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dc.contributor.advisorAtchley, Ruth Ann
dc.contributor.authorYen, Yana
dc.date.accessioned2013-09-29T15:01:09Z
dc.date.available2013-09-29T15:01:09Z
dc.date.issued2013-08-31
dc.date.submitted2013
dc.identifier.otherhttp://dissertations.umi.com/ku:13000
dc.identifier.urihttp://hdl.handle.net/1808/12212
dc.description.abstractDefensiveness affects people negatively in terms of their psychological and physical well-being. Curbing one's defensive response is especially difficult when the individual does not acknowledge how their cognition and physiology change when they respond defensively. Authentic disposition involves a flexible self-concept, which facilitates cognitive and physiological self-regulation in difficult situations. In the current study, participants answered personally threatening questions while their physiological state was measured. Galvanic skin response and heart rate were used to examine arousal and respiratory sinus arrhythmia was calculated to examine the degree of emotional regulation. Authenticity, assessed by self-report, was used to predict to what degree participants were aroused by the stress of revealing sensitive information about the self, and how well they were able to regulate their emotional state. Results of the study showed that defensive verbal response predicted higher physiological arousal measured in terms of changes in skin conductance and heart rate throughout the four stages of experiment, and behavioral authenticity predicted lower physiological response during the four stages. Meanwhile, high authenticity predicted better recovery after the interview. These findings indicate that while defensive verbal response results in increased arousal during a sensitive conversation, authentic disposition may act as a buffer for the negative effects of such arousal.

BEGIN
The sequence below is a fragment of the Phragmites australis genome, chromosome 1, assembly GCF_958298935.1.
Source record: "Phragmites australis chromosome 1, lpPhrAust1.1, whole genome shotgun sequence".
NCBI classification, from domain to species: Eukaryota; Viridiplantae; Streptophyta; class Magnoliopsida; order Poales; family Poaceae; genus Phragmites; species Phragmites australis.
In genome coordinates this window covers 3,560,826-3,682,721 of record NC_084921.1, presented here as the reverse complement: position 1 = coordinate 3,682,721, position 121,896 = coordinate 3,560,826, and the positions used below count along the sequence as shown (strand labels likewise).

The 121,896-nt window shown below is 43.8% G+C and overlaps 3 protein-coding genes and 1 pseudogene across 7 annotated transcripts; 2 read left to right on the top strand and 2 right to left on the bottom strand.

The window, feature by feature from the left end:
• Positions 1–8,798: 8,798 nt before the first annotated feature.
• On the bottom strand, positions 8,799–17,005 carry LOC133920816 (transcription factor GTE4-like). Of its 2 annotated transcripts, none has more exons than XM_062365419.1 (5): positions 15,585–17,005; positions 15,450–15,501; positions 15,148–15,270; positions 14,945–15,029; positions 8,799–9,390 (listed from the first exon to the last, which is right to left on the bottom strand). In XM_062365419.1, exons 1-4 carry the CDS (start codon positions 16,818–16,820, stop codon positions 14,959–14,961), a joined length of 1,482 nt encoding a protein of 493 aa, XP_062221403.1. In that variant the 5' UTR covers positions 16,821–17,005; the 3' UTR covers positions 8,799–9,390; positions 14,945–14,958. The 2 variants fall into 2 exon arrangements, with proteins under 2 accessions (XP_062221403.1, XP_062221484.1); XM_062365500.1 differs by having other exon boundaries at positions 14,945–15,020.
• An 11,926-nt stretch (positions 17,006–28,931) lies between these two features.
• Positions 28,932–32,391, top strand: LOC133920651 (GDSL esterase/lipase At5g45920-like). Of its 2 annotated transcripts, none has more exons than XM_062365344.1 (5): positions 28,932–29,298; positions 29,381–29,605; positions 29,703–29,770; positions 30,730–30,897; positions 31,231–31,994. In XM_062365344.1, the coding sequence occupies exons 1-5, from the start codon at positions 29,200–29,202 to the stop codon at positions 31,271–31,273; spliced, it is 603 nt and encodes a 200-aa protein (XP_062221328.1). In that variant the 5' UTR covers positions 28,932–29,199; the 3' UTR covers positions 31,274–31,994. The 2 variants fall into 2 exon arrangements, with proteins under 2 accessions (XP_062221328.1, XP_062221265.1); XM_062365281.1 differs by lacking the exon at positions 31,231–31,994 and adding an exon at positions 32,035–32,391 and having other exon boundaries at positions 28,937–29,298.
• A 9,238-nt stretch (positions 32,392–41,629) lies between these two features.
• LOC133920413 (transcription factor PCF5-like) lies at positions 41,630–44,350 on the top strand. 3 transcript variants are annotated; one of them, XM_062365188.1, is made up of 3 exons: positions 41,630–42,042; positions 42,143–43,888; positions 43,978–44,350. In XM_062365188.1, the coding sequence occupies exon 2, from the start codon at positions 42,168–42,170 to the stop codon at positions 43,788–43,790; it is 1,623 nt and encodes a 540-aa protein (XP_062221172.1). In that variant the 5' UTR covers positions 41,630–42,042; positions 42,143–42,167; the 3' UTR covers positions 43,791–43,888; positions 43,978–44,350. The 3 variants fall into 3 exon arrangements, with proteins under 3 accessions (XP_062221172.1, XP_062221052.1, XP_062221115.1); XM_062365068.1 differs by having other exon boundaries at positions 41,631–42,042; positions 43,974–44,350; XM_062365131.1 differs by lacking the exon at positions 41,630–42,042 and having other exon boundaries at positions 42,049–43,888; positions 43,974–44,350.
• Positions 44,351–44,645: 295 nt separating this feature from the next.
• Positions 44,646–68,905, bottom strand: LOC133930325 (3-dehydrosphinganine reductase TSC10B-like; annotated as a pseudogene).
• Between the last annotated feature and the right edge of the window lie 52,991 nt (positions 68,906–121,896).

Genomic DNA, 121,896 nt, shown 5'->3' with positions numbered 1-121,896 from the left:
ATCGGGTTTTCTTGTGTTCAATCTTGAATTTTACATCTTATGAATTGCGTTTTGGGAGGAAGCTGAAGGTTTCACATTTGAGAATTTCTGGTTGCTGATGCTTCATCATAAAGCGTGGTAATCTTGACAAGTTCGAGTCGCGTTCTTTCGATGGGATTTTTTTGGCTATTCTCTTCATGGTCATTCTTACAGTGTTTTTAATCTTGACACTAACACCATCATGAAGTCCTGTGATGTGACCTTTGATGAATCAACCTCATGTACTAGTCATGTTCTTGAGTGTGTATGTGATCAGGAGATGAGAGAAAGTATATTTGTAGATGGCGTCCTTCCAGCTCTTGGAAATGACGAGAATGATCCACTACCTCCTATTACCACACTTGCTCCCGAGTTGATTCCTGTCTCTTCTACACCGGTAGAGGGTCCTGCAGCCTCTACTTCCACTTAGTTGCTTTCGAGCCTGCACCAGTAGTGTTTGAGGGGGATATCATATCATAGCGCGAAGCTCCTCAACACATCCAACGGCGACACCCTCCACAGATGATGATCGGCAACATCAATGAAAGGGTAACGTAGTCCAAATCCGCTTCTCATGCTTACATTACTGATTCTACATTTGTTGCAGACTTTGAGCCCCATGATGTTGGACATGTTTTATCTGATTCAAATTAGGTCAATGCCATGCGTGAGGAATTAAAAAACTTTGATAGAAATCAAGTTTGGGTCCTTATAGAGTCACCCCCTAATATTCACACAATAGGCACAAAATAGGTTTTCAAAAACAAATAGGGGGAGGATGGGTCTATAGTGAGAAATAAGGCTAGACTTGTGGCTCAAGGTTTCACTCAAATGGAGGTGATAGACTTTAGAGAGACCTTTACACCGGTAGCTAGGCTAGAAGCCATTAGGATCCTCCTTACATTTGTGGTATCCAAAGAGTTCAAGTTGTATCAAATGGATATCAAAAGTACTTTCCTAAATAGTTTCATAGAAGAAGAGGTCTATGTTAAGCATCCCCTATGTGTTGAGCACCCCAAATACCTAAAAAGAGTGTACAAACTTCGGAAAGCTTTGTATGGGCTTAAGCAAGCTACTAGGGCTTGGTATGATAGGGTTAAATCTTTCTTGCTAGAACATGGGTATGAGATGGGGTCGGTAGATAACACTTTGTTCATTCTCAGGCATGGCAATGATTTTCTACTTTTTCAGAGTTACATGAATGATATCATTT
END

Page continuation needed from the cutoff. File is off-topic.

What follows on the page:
dc.format.extent54 pages
dc.language.isoen
dc.publisherUniversity of Kansas
dc.rightsThis item is protected by copyright and unless otherwise specified the copyright of this thesis/dissertation is held by the author.
dc.subjectPsychology
dc.subjectAuthenticity
dc.subjectDefensiveness
dc.subjectGalvanic skin response
dc.subjectHeart rate
dc.subjectStress
dc.titleAuthenticity and Physiological Changes during Defensive Verbal Response
dc.typeThesis
dc.contributor.cmtememberAtchley, Paul
dc.contributor.cmtememberHamilton, Nancy
dc.thesis.degreeDisciplinePsychology
dc.thesis.degreeLevelM.A.
kusw.oastatusna
kusw.oapolicyThis item does not meet KU Open Access policy criteria.
dc.rights.accessrightsopenAccess


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